Hello everyone! I’m Lottie. Welcome to my winter hiking guide on Mount Toubkal. I’m from a small town in Cheshire (northwest England) that no one’s ever heard of and I have been hiking properly for around 13 years.
I was always pretty outdoorsy as a kid – playing in rivers, climbing trees and camping all the time. But it was actually an old boyfriend who got me into ‘proper’ hiking. Although my relationship didn’t last, my love for mountains certainly did! Now, I try to take at least one mountain adventure every year.
Morocco was on my list for a long time. It was after I came back from hiking Mount Kilimanjaro in summer that I decided to book Mount Toubkal specifically as a winter climb. Winter mountaineering is an area I want to develop, having done bits over the years, and Toubkal is so conveniently located for us in the UK that it seemed like the perfect time to go.
My Incredible 4-Day Winter Hike up Mount Toubkal
The trek itself was a 4-day excursion. We hiked from the Imlil village to the Toubkal Refuge, which sits at just over 10,500 feet in the valley below the summit. There are two refuges here, one slightly higher than the other, and I have been told on good authority the higher one is much better.
It was bustling with other climbers and had a great atmosphere. The next day we climbed up to two smaller summits: Timzguida and Ouanoukrim which had the most fantastic views. The climb was tough as we had to ascend a large ice gully that was worn much like a bob-sleigh track, cross some narrow cols and then a bit of scrambling thrown in for good measure!
The climb up to the summit of Mount Toubkal the following day had more of a ‘hike’ feel to it. While crampons were still necessary to walk on the ice, the steepness of the terrain was nowhere near what it was for the other peaks – making it much more accessible. We set off at the early hour of 5:00 am and managed to summit in three hours, arriving just after sunrise. It was absolutely magical to see the snow-capped peaks light up in pastel pink colors and to see the route we had just climbed in pitch black!
What the Terrain is Like at Mount Toubkal During Winter
The Imlil valley is lush and covered with fruit trees, nut trees and Berber people tending to their animals. The terrain hiking up to the refuge was rocky but with clear paths. Everywhere is so well-traveled with guides, tourists and mules that it’s not too tough underfoot. The scenery higher up is classic alpine: rocky with pretty flowering plants and succulents, as well as small settlements and shepherd huts dotted here and there.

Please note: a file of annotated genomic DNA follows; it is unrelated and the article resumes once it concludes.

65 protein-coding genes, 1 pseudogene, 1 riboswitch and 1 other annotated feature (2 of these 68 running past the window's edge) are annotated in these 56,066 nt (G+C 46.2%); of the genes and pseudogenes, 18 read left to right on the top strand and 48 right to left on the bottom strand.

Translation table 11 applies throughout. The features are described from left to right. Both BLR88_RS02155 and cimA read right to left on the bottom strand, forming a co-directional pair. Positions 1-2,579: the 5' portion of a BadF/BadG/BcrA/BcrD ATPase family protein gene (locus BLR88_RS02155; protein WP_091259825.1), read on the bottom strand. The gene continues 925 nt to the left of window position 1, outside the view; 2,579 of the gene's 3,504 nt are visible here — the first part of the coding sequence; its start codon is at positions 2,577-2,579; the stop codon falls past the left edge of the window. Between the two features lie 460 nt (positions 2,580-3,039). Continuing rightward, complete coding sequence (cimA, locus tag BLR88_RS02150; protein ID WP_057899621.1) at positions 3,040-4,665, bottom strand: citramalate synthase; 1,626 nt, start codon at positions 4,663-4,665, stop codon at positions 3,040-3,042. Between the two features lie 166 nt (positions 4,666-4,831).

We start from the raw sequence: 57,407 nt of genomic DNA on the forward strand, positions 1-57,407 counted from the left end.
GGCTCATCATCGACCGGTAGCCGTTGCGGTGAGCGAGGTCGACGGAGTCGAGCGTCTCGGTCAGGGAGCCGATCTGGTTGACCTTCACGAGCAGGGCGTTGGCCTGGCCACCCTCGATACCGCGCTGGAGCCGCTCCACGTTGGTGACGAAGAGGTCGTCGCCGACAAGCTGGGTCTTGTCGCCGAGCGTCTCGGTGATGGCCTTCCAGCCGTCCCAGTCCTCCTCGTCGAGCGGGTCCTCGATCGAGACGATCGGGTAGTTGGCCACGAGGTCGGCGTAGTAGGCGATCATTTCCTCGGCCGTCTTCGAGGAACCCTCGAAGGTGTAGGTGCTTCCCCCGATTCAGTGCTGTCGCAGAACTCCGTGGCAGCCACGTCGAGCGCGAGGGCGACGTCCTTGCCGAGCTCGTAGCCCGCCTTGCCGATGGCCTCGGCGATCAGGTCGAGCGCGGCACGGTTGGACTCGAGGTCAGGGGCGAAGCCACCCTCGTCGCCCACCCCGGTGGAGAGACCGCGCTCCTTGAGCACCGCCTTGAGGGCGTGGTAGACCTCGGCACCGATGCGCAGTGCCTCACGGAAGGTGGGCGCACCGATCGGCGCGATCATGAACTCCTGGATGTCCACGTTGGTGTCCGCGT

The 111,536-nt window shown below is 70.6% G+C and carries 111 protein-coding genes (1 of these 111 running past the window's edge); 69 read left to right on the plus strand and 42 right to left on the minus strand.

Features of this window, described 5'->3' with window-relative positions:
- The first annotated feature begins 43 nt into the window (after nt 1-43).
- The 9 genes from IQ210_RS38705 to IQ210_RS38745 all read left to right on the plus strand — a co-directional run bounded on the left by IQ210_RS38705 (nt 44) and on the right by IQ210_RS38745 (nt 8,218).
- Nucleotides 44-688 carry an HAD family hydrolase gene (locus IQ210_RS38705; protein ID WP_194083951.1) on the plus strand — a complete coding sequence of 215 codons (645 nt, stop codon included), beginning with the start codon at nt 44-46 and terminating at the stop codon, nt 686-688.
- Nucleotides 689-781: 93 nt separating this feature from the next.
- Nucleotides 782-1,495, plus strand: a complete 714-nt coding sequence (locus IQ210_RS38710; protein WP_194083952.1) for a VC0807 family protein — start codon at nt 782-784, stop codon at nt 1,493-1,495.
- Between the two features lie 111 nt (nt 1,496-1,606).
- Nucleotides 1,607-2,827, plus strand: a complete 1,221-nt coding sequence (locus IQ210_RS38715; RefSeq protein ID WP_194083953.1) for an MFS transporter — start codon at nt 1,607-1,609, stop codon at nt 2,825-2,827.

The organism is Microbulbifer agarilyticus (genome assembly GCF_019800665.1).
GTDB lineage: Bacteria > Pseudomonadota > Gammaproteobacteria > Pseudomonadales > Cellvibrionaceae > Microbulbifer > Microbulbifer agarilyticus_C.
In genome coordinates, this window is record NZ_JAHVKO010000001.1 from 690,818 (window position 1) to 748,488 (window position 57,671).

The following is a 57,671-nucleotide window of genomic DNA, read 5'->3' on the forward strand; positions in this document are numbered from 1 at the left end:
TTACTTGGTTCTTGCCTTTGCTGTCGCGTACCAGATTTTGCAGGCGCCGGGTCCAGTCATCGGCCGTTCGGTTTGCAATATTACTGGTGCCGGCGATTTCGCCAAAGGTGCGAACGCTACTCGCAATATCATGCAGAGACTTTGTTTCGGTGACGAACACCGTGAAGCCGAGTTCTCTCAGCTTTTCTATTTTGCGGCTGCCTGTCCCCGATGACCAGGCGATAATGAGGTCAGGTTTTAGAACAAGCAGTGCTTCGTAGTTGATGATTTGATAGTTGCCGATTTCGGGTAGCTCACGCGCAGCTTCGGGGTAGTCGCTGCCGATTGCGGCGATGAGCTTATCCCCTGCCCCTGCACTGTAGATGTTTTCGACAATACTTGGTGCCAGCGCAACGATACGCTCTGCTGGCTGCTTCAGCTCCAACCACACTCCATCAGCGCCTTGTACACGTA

As we approached the refuge, the landscape changed dramatically. Everything was covered in snow and definitely had an epic winter feel to it. But I would love to go back in summer and see the difference!
Using Local Guides & Staying at the Toubkal Refuge
The accommodation for the peaks is Toubkal Refuge. It has to be booked in advance but your tour company can do it for you. I’m not 100% sure, but I think for the refuge and any climbs from there, a guide is necessary.
Wild camping is permitted in the Atlas Mountains, but again, guides are always recommended. I think mainly because it’s such a huge source of income for the Berber people and they believe so firmly in protecting the environment. I would always recommend going with a local tour company. Plus their knowledge of the area is second to none. It’s a win-win!
Highlights of the Hike: Toubkal & Ouanoukrim Summits
Reaching the summit of Toubkal was incredible. I think summiting at sunrise made the experience that much more emotional. It was just joyous to be on top of the mountains and see the whole place come to life! There were also less people around at this time of day which made it seem more of an accomplishment – pretty much having the summit all to yourself.
That being said, the summit of Ouanoukrim was my favorite spot on the excursion. It was a harder climb, had a bit more of an edge and in my opinion the views were better! You could see Toubkal in all its glory, putting the next day’s climb into perspective. It was also a quieter summit. A lot of people day trek up to Toubkal but this was for the multi-dayers who are not just there to tick off a summit, but there because they love the mountains.
How Much Hiking Experience do you Need for Toubkal?
In summer, I would suggest that Mount Toubkal is accessible to most fit hillwalkers. In winter, you would benefit from having previous knowledge of winter hiking and using winter gear (crampons, ice axes, etc.). However, it’s definitely not a prerequisite! The most important thing is having a good level of fitness. It’s not a race and it doesn’t matter if it takes you all day.
Tips for a Winter Hike up the Mount Toubkal Summit
Rent gear! If you are eager to try Toubkal as a winter trek but don’t have all the gear, then rent it from a tour company. I like to travel light so I rented crampons because it saved space (and weight) in my bag. You can rent pretty much everything you need: poles, sleeping bags and even a duffel bag! So definitely look into that. It’s a great way to travel on a budget, save the expense and also it’s more economical in case you never do it again.
Get into hillwalking if you haven’t already. The only way to gain fitness for the mountains is to be in the mountains. I’m not saying hike up to Yr Wyddfa every day, but if this is a first time challenge for you, then get out into the hills! Start with a couple of miles and work your way up to bigger distances, on different terrains and in different weather conditions.
Lastly, take moisturizer. This seems like a strange thing to suggest, but believe me, your skin will thank me. The Atlas Mountains are wedged between dusty plains to the north and the Sahara to the south. ‘Dry’ doesn’t even come close. Thanks for reading about my Toubkal winter hike!